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St. Jude Medical Center Inc. v. Allstate Energy Inc.

United States District Court, D. Arizona

June 29, 2018

St. Jude Medical Center Incorporated, Plaintiff,
Allstate Energy Incorporated, Defendant.


          Honorable Roslyn O. Silver Senior United States District Judge.

         Defendant Allstate Energy Inc. worked on an electrical panel at a manufacturing facility owned by Plaintiff St. Jude Medical Center Inc. A little over one week after that work was completed, there was a fire in the electrical panel. St. Jude hired a third-party to clean up the area and, contrary to St. Jude's instructions, that third-party removed material from the electrical panel. St. Jude later filed the present case against Allstate, alleging Allstate could have prevented the fire. Allstate now seeks summary judgment claiming the third-party's actions mean St. Jude lacks sufficient evidence to support its claims or, alternatively, the third-party's actions constituted spoliation of evidence such that St. Jude should not be permitted to pursue its claims.


         The relevant facts are undisputed. On December 30, 2014, Allstate installed a new circuit-breaker subpanel at St. Jude's manufacturing facility. That subpanel provided power to vacuum pumps. In doing so, Allstate drilled a hole into a main electrical panel and ran wiring between the main panel and the new subpanel. (Doc. 77 at 2). After Allstate completed that connection, “the vacuum pumps went on line and St. Jude operated them on a 24/7 basis.” (Doc. 77 at 2).

         On January 8, 2015-just over one week after Allstate completed its work-a fire broke out in the main panel. The Scottsdale Fire Department used fire extinguishers and water to extinguish the fire. After doing so, the Fire Department took photographs of the main panel. Those photographs show severe damage to the main panel but “many of the damaged interior parts of the [main] panel were still in place.” (Doc. 77 at 2). St. Jude hired American Technologies, Inc. (“ATI”) to clean up the fire-damaged area.

         On January 9, 2015, a number of St. Jude employees met with ATI employees regarding the cleanup. During that meeting, St. Jude's employees “specifically informed ATI . . . of the need to preserve the [main panel] where the fire had started.” (Doc. 77 at 23). St. Jude and ATI agreed the main panel would be marked with caution tape and ATI would not touch the main panel during the cleanup. Someone marked the main panel with caution tape by using the tape to place an “X” over the front of the main panel. During the cleanup, however, an ATI employee removed material from inside the main panel. Some, but not all, of the removed material was placed in a bag or box and kept onsite. It is undisputed that some of the main panel's contents were removed and never found. (Doc. 77 at 7).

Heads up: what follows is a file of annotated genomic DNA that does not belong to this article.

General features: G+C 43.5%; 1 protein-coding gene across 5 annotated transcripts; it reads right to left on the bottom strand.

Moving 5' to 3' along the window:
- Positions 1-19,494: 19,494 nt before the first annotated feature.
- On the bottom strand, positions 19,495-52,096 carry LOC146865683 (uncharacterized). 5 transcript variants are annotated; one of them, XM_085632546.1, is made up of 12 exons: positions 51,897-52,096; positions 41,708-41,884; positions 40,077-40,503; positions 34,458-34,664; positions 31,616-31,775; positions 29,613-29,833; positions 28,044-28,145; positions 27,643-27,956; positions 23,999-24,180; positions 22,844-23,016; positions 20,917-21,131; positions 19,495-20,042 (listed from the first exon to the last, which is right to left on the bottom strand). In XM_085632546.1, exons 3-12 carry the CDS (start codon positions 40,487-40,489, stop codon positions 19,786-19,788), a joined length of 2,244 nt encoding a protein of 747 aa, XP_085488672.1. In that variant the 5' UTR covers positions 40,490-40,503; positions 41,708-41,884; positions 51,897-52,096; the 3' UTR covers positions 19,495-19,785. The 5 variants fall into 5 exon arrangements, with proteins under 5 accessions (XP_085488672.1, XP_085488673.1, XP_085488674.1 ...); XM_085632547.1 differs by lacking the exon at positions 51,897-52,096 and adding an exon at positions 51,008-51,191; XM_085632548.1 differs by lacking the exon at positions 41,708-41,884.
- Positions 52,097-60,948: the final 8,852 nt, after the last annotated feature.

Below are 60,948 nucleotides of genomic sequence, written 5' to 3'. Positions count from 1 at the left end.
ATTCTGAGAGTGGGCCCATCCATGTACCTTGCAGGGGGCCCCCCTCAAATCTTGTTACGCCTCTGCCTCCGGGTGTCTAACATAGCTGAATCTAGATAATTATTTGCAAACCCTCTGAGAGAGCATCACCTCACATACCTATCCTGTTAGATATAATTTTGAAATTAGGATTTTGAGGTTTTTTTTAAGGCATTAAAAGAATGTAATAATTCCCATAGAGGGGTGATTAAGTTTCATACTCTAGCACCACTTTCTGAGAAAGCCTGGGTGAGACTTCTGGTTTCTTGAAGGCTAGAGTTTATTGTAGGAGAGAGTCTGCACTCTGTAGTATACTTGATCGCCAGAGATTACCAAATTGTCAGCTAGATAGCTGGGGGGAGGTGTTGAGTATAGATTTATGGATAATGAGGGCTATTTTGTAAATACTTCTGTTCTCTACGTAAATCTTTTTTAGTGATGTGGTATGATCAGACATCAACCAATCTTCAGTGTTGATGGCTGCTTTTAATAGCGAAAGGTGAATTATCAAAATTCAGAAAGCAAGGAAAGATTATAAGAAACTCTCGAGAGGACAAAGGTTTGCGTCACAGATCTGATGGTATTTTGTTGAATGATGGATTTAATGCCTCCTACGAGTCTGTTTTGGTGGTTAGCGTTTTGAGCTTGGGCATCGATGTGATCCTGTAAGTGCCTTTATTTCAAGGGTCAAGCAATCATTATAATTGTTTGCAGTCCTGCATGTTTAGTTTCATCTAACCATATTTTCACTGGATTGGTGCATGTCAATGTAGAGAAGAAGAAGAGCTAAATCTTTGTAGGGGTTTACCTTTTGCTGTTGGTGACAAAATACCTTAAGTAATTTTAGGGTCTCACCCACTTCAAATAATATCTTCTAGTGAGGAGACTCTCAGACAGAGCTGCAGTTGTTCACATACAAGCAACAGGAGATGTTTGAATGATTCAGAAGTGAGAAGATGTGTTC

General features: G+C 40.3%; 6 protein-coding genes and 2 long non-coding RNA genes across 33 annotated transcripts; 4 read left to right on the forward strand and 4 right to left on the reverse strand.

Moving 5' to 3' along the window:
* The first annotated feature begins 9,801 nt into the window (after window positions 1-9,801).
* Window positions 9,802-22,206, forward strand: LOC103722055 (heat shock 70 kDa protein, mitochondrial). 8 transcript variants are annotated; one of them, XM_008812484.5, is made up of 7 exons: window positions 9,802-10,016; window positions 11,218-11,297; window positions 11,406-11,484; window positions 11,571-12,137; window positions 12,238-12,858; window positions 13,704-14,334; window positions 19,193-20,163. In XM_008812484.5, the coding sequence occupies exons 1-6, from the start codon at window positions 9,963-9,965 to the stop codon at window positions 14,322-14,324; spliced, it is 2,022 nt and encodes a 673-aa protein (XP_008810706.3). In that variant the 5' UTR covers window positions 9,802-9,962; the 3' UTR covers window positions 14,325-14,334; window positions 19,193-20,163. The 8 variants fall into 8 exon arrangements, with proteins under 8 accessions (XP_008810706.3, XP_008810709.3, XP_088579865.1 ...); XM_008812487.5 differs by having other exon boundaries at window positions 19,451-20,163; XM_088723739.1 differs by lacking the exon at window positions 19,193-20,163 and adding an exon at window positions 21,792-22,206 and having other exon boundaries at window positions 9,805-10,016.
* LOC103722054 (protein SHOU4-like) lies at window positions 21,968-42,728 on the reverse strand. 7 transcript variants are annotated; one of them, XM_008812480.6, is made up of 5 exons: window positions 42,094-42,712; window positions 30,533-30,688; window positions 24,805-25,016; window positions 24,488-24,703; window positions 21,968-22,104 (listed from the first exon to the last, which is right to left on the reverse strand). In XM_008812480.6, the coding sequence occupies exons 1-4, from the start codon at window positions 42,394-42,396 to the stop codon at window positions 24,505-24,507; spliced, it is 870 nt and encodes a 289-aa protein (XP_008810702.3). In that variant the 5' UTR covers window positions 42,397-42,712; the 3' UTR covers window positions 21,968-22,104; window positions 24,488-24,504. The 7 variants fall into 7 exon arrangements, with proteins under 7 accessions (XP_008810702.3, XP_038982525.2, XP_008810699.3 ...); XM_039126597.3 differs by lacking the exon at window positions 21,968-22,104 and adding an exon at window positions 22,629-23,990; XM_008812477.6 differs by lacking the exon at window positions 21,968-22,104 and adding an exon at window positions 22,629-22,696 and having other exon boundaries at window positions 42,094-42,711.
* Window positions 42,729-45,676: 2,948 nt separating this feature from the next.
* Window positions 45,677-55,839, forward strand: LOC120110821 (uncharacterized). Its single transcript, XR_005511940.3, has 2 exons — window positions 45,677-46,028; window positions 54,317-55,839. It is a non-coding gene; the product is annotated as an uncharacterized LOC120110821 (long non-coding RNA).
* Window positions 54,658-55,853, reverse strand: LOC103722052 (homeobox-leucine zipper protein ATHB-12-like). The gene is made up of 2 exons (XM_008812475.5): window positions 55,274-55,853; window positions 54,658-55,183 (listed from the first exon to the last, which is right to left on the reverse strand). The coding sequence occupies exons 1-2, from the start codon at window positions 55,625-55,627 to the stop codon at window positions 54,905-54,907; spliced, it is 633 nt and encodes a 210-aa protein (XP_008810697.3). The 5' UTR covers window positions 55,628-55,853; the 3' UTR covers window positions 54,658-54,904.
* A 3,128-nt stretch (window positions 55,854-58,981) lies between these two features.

St. Jude hired an expert, William R. Haack, to determine the cause of the fire. Haack visited the site on January 12, 2015, after ATI had removed the contents of the main panel. (Doc. 77-2 at 82). Haack was able to examine the site, review photographs taken by the Fire Department, and examine the contents of the main panel that had not been removed. Based on his review of the available evidence, Haack concluded there was only one possible cause of the fire: “a high-resistance connection between the vertical busses and one or more circuit breakers” in the main panel. (Doc. 70-2 at 17). St. Jude has not provided an explanation of this statement in layman's terms. But it is undisputed Allstate did not cause the fire in an obvious way, such as through Allstate leaving debris in the main panel or leaving a loose connection. Instead, Haack concluded it was inaction by Allstate that rendered it responsible for the fire.

         According to Haack, the fire was caused by Allstate's failure “to conduct or recommend testing of the [main] panel in accordance with accepted industry practice standards.” If Allstate had performed those tests, it “would have identified the high-resistance connection in the [main] panel.” (Doc. 77 at 11). And if Allstate had identified that connection, it could have advised St. Jude to take remedial measures that would have prevented the fire. (Doc. 77 at 11).